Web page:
Wall Street may have been disappointed by Apple's (NASDAQ:AAPL) most recent quarter, but the company's management team takes a different view. Shares of the technology giant fell hard after results were released, and it was revealed that Apple had accelerated its share repurchases. The Wall Street Journal reported that Apple bought back $14 billion of its own shares in the two weeks following its quarterly results, a pace far ahead of the $5 billion repurchased in the previous quarter.
Apple CEO Tim Cook stated that management wanted to be aggressive and opportunistic in buying back shares after the stock declined 8% on the day of the earnings announcement. Here's why the strategy was right on the money.
Wall Street was disappointed, but Apple sees things differently
It's abundantly clear that the market was disappointed over Apple's fiscal first-quarter results. While the underlying results themselves were impressive, Apple nonetheless failed to hit Wall Street expectations.
In all, Apple sold 51 million iPhones, compared to 47.8 million iPhones in the holiday period the year prior. That represents nearly 7% growth. The company also set a record for iPad sales, which reached 26 million in the first quarter. That was 13.5% year-over-year growth from the 22.9 million iPads sold in the same quarter of 2012.
Overall, Apple generated record quarterly revenue of $57.6 billion, which grew nearly 6% year-over-year. Diluted earnings per share rose 5%, which was important for Apple to demonstrate a return to profit growth in light of broad concerns over gross margins.
Disappointment in Apple needs context
Apple's results may have disappointed Wall Street, but its growth was notable in light of the struggles endured by its closest rival, Samsung (NASDAQOTH: SSNLF). Samsung's mobile device segment saw operating profit fall by 18% in the most recent quarter. The company posted a drop in quarterly profit, the first such quarterly decline in two years. Clouding things further was the fact that management stated it would be difficult to grow profit in the current quarter.
While the market demonstrated its disappointment in Apple by selling off shares after the earnings report, Apple management reiterated its own optimism through the accelerated buyback. The company believes it's got a bright future, which management reiterated by buying back so much stock in such a short time. This optimism is entirely believable, since it's likely we'll see some new products in 2014.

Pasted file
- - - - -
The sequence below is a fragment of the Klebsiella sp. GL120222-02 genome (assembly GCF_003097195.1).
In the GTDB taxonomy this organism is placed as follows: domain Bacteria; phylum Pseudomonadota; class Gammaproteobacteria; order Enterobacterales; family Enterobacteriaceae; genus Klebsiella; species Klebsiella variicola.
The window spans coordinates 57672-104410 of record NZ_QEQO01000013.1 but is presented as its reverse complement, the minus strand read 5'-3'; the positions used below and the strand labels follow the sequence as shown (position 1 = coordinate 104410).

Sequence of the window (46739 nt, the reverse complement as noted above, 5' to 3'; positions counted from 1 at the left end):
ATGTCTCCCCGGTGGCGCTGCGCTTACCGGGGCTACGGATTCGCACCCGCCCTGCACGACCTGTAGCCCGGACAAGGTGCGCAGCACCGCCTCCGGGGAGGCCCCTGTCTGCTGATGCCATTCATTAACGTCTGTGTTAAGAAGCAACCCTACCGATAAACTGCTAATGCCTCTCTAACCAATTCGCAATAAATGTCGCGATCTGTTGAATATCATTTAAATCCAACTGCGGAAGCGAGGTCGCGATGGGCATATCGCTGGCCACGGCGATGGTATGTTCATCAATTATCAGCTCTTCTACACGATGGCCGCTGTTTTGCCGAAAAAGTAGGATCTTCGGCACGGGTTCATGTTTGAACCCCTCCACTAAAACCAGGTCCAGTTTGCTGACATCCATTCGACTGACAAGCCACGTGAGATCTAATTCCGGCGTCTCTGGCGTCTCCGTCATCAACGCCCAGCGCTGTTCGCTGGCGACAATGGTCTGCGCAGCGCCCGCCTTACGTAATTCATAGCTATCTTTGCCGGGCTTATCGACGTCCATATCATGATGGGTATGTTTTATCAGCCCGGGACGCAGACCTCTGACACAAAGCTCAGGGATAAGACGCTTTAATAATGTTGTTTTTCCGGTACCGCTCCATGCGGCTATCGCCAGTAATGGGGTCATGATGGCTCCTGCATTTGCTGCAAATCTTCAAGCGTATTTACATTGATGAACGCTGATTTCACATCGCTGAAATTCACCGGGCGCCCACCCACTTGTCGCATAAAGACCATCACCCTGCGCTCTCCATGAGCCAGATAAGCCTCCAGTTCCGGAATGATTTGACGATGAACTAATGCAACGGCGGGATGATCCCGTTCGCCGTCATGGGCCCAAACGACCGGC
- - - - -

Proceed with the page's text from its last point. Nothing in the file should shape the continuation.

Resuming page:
In the coming year, we could see a new iPhone, the much-anticipated iWatch, or some kind of Apple television. Whatever the future has in store, there are plenty of new revenue streams for Apple to tap into. Also, that's not even including the potential of the newly formed partnership with China Mobile (NYSE:CHL). That will now allow Apple's devices to be sold to China Mobile's 750 million customers, not to mention the synergy possibilities once all those customers enter the Apple ecosystem.
Apple's strategy: buy low
Often, companies buy back their own stock at precisely the wrong time. In other words, companies tend to buy back shares only after the price has hit multi-year or all-time highs. Buybacks soared in 2006 and 2007, then dried up in 2008 and 2009 during the heart of the recession. This stands to reason, of course, since companies typically have a lot of cash to fund these buybacks during a strong economy.
However, for investors who follow the tried and true "buy-low, sell-high" methodology, the same concept should be applied to corporate share repurchases. It makes perfect sense that Apple would accelerate a buyback when its shares fall, since that will provide the most accretive benefit to shareholders. While outright market timing is foolish, it seems like a shrewd move for Apple to purchase more shares near $500 per share, rather than wait for a significantly higher share price.
The Foolish takeaway
Apple is clearly confident in its future product pipeline, which could include a new iPhone, a television, or the iWatch. Management proved how confident it is in the company by buying $14 billion of its own shares after releasing its most recent quarterly report. This, along with a meaningful new product release this year, may be just the trick to produce strong earnings growth in 2014 and significantly unlock shareholder value.